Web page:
Horse owners on lookout for mosquito-borne illness
By Andrew Bell
Published in News on July 25, 2006 1:55 PM
Horse owners are being reminded to have their animals vaccinated against mosquito-borne diseases that pose a threat during the hot months of summer.
The state Department of Agriculture and Consumer Services reported the first case of eastern equine encephalomyelitis last week. A 3-year-old Tennessee Walking Horse in Columbus County contracted the disease and had to be euthanized.
Eileen Coite, livestock agent for the Wayne County Cooperative Extension Service, said encephalomyelitis is a neurological disease that affects a horse's brain and central nervous system. The disease is transmitted through insect bites, mostly from mosquitoes.
Equine encephalomyelitis has three strains: eastern, western and Venezuelan. Although it is possible for a horse to contract the western and Venezuelan strains, the eastern strain is more prevalent in this area, Ms. Coite said.
When a horse is infected, it will usually begin to eat less and have trouble with its coordination and steadiness on its legs, she said. In extreme cases, the horse falls down and can't get up.
Once a horse contracts the disease, veterinarians do not have any kind of "real treatment protocol" to fight it, Mrs. Coite said.
"They usually have to do what we call supportive care. All that can do is minimize the symptoms, but there's no magic drug to treat the disease," Ms. Coite said.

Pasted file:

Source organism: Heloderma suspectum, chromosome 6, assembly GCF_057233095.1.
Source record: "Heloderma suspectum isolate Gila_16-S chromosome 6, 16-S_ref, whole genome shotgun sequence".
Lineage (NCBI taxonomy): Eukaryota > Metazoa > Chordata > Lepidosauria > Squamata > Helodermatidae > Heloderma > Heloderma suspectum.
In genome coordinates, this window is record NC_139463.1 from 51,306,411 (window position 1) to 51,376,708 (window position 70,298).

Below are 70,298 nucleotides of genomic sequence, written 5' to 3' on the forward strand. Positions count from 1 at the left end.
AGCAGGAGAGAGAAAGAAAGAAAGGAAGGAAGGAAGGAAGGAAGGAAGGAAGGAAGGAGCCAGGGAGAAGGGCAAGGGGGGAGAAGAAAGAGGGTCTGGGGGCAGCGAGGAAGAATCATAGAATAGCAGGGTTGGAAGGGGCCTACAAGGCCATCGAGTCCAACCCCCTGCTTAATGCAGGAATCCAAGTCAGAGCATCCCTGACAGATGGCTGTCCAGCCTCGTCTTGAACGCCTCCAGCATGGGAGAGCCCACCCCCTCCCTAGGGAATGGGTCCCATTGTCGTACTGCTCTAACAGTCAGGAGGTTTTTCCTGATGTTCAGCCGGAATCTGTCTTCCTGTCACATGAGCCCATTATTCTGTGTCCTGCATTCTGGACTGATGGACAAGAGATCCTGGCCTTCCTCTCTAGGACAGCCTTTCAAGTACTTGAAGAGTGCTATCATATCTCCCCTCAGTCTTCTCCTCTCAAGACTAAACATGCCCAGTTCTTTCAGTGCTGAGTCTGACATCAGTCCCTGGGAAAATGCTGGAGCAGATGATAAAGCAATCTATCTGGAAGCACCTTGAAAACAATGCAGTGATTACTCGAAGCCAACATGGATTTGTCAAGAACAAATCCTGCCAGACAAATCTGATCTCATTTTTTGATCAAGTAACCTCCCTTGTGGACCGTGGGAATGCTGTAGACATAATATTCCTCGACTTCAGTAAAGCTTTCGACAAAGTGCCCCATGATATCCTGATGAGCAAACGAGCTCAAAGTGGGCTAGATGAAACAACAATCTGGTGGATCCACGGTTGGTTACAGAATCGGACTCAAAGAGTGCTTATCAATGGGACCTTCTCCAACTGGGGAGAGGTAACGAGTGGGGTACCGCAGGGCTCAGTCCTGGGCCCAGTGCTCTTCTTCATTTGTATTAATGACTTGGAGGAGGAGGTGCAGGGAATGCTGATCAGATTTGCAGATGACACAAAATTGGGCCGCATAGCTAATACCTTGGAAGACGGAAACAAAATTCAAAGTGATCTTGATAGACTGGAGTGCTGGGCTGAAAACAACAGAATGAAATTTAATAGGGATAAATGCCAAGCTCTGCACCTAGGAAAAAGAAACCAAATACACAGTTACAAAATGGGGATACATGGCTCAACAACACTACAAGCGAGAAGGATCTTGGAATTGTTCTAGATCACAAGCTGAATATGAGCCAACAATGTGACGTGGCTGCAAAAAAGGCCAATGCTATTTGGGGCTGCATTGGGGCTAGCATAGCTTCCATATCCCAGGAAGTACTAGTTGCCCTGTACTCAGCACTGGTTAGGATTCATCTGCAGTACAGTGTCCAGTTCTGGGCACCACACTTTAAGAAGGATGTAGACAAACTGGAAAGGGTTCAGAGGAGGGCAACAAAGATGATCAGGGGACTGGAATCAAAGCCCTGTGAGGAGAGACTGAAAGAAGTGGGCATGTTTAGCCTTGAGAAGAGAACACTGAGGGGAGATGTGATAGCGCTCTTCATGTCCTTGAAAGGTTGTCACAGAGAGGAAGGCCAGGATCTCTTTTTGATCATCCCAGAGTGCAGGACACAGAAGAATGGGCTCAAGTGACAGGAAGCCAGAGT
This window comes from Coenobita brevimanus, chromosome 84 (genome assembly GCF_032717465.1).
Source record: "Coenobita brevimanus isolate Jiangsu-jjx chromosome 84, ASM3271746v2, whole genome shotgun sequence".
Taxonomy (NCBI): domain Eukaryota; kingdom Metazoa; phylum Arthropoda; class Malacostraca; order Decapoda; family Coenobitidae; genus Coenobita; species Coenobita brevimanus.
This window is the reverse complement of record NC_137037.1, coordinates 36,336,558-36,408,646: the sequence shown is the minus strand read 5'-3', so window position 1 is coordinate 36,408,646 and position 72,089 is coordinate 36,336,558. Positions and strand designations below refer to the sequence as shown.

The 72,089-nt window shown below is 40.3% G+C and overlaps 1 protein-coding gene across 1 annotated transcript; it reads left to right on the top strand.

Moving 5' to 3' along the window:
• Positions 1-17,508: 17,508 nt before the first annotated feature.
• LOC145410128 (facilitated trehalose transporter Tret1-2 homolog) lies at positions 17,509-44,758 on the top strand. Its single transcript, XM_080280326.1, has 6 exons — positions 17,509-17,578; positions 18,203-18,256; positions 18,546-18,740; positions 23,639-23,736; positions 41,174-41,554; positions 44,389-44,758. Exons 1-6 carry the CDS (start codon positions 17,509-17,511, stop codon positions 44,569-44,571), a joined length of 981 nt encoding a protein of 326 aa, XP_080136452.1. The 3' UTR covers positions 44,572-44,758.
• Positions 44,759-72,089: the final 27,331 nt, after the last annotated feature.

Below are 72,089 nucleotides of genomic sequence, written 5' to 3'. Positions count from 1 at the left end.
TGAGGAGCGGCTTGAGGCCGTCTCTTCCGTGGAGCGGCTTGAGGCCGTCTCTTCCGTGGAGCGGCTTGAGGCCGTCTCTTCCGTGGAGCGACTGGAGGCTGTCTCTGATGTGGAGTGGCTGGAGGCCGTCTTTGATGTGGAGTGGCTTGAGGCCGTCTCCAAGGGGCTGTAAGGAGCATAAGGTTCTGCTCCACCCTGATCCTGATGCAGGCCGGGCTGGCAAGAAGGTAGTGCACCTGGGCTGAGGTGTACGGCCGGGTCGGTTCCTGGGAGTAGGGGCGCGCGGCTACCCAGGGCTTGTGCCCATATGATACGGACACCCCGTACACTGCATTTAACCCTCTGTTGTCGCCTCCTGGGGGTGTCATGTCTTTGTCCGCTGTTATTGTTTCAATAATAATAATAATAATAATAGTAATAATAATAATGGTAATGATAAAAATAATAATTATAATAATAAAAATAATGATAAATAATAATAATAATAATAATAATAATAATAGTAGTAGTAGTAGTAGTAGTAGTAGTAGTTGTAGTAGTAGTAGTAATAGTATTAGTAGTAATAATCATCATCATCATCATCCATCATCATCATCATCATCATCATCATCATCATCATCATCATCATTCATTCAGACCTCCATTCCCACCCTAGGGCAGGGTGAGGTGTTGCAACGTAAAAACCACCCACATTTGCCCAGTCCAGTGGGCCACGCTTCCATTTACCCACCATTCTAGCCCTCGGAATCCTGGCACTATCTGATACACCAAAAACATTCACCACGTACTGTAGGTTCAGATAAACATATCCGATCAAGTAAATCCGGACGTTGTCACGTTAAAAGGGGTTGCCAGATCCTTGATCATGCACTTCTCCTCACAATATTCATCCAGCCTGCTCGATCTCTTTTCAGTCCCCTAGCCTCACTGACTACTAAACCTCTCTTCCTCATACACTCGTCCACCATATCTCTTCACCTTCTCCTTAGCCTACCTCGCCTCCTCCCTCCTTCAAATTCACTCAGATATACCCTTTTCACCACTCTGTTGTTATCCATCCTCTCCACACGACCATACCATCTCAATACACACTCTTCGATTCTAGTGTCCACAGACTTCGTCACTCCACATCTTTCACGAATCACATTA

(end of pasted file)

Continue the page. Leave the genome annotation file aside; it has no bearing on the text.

Although it is possible for a horse to survive a bout of encephalomyelitis, Ms. Coite said it is rare for a horse to survive if it contracts the eastern strain of the disease.
The disease is similar to West Nile Virus, a related disease which humans can contract from mosquitoes. When a human contracts West Nile Virus, doctors provide the patient with drugs that ease the symptoms and hope for the person's immune system to fight the disease. That is pretty much the only option a veterinarian has with a horse that has encephalomyelitis.
Although a horse cannot transmit the disease to a person, a mosquito can spread encephalomyelitis to humans, Dr. Robert Rigsby of Golds-boro Veterinary Hospital said.
Much like other neurological viruses, human symptoms of encephalomyelitis include showing odd behavior, such as aggression or depression, Dr. Brian Stuber of the Berkeley Veterinary Clinic said.
A 9-year-old girl in Buncombe County was treated for La Cross encephalitis last week. It was the first case reported this year.
Equine encephalomyelitis cases are more prevalent when the area experiences heavier amounts of rain, which provides a breeding ground for mosquitoes. North Carolina experienced a large outbreak of eastern equine enceph-alomyelitis in 2003, when the region was inundated almost daily by thunderstorms.
Dr. Stuber said an enceph-alomyelitis vaccination is essential for a horse.
"It's as basic for a horse as a rabies vaccination is for a dog or cat," Dr. Stuber said.
Although county officials haven't seen an epidemic of the disease in many years, Ms. Coite said area livestock owners should not take the risk of failing to have their horses vaccinated twice a year.
"We suggest a fall and spring vaccination to carry them through the year," Ms. Coite said.
Other Local News
- Care in the sky: Members of the aeromedical evacuation crew fight to get injured troops back to their families